Commenting on the UNAM deal, Burrows said that the US court still has not allowed the people of the United States to see details of the Diversa deal in the US. If  the Yellowstone details were shared in Mexico while being kept secret in the US, "then what are we to think is meant by 'confidential business information'? Is it just the corporate way of keeping the legal nitty-gritty from the about-to-be-snookered owners?"

"And if the deal made in Mexico is as described in the documents that Nadal has shared, then apparently someone thinks Mexico's genetic heritage is worth twenty times less than that of the US. Not only is that insulting and outrageous but it's ridiculous as well. Mexico is one of the world's great centres of biodiversity; the US is not. If these kinds of deals were negotiated in the clear light of day wherever they are negotiated, then these kinds of outcomes would not happen."

Describing a scenario (in Mexico) surprisingly like that which followed the announcement of Diversa's deal with Yellowstone National Park and the US Department of the Interior, Nadal revealed that the "owners" of the diversity in the UNAM case, i.e., the people of Mexico, did not give their consent to or have prior knowledge of the deal. Nadal contends that the "there are serious legal problems in the UNAM agreement."

"In the first place," notes Nadal, "under Mexico's Federal environmental legislation, access to genetic resources can take place only through prior informed consent of the owners of the land on which the resources are located. This applies to individuals or communities. The legislation also specifies that the owners have a right to a fair share of the benefits and profits derived from the commercial exploitation of resources collected from their land. The important provision is Article 87 bis of the Federal Law on Ecological Balance and Protection of the Environment (the LPE)."

"Although the UNAM-Diversa agreement states that UNAM will obtain the legal permits that enable its technicians and scientists to collect samples for Diversa, the agreement fails to mention Article 87 bis of LPE. This omission has far-reaching legal implications."

The UNAM-Diversa agreement has other problems, according to Nadal: "Under the agreement, Diversa and UNAM each will own the rights to all components, including genes and DNA//RNA of the organisms which they identify. These clauses are contrary to Mexico's public law. There is no such thing in Mexican law as 'rights on genes, DNA/RNA'. "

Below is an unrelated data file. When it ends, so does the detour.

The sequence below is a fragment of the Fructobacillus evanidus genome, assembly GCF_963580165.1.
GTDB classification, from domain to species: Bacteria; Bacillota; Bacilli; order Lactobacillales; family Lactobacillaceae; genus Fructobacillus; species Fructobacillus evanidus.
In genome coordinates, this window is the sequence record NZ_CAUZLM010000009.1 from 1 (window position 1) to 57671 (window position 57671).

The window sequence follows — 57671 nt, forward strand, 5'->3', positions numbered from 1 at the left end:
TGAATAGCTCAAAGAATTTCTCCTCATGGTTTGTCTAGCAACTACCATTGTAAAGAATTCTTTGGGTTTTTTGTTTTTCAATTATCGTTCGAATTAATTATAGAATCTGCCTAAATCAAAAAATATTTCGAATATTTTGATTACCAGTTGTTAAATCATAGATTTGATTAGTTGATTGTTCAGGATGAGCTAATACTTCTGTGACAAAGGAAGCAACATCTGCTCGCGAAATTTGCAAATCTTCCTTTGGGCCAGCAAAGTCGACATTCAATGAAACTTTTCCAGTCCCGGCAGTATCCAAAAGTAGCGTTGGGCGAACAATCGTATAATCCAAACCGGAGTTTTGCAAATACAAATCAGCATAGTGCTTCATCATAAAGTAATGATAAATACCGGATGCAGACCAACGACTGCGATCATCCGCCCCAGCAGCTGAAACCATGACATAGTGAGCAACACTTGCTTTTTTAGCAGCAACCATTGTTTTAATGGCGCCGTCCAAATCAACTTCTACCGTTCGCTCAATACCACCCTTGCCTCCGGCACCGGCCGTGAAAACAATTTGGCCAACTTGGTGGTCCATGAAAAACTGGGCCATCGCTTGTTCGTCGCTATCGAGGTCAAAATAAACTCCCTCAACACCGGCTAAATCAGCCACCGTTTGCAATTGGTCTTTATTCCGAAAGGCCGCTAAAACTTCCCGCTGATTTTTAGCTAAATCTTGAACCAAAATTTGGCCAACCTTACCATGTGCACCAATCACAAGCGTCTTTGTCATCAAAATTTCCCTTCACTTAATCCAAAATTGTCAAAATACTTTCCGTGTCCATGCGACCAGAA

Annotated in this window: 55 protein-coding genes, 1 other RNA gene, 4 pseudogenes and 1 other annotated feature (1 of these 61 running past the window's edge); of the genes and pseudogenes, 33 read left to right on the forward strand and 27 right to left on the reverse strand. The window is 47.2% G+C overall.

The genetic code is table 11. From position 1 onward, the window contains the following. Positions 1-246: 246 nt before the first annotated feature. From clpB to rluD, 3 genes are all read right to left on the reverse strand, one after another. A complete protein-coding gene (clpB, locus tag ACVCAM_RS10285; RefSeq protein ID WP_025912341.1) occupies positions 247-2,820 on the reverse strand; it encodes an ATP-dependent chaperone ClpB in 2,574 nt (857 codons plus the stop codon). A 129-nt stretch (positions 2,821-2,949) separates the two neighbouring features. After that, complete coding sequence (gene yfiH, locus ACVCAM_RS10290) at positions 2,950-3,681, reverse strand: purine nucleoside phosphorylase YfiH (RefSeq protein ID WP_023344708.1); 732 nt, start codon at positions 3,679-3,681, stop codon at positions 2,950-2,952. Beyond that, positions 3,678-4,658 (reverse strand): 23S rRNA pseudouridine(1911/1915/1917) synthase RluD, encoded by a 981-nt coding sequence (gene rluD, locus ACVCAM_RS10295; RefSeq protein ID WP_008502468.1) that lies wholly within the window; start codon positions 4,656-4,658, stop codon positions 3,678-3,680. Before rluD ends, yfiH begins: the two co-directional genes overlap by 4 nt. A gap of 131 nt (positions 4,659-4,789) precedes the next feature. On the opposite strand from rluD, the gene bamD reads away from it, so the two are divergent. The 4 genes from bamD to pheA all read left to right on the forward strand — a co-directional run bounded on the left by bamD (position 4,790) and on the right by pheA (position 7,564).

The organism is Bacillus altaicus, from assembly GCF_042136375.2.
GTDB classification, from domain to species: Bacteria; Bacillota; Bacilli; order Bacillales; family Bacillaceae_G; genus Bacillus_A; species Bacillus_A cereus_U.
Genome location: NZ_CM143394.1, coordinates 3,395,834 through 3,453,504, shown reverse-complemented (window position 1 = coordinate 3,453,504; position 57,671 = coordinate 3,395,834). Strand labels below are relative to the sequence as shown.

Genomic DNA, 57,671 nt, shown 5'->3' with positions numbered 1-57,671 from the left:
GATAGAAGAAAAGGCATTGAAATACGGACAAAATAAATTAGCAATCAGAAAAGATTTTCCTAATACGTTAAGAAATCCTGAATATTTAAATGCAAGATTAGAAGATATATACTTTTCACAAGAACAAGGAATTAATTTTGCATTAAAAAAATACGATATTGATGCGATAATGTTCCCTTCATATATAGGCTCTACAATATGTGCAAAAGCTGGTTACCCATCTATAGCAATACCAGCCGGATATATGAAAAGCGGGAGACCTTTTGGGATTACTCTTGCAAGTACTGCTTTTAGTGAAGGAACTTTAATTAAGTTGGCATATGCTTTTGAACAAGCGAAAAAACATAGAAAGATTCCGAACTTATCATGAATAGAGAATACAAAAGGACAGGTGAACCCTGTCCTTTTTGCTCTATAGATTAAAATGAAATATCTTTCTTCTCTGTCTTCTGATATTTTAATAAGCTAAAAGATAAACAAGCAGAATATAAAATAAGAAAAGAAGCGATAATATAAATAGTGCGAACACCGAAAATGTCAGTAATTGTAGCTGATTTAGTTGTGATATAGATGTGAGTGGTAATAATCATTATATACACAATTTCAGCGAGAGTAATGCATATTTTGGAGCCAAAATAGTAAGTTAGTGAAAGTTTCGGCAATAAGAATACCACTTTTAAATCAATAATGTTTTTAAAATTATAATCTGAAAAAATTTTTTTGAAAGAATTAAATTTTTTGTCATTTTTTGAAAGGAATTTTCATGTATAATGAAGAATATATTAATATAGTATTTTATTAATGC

"Further," according to Nadal, "these clauses run contrary to Mexico's Industrial Property Law. Under this law, living organisms are excluded from patents. Also excluded are biological and genetic materials as found in nature. Finally, Mexico's patent statute specifies that discoveries of something previously existing in nature, even though unknown to human beings, does not qualify as an invention and is not therefore patentable. Biological and genetic resources fall under the category of discoveries and as such are excluded from the realm of industrial property."

Although there is clear controversy regarding the patents, the royalties, and the extent of technology transfer implied by the UNAM-Diversa deal, Nadal points out that, "the important issues go far beyond access to genetic resources and equitable sharing of benefits. The crux of the matter is whether there can be private appropriation of genetic resources or of any form of living organisms and their parts. The breadth and scope of the international patent system is at the center of the debate. Although Mexico's legislation does not allow for the patenting of DNA/RNA sequences, the United States is engaged in a global offensive to change this, not only in Mexico, but on a global scale. The UNAM-Diversa deal sets a dangerous precedent in seeking to impose private property rights of biotechnology corporations over genetic resources in developing countries."

Nadal expects the UNAM-Diversa deal to be challenged in the courts. "After all, it is already a year into the agreement and the Mexican people are owed an explanation and an accounting. Frankly, I expect the courts to find the agreement null and void." (SUNS4522)

The above article first appeared in the South-North Development Monitor (SUNS) of which Chakravarthi Raghavan is the Chief Editor.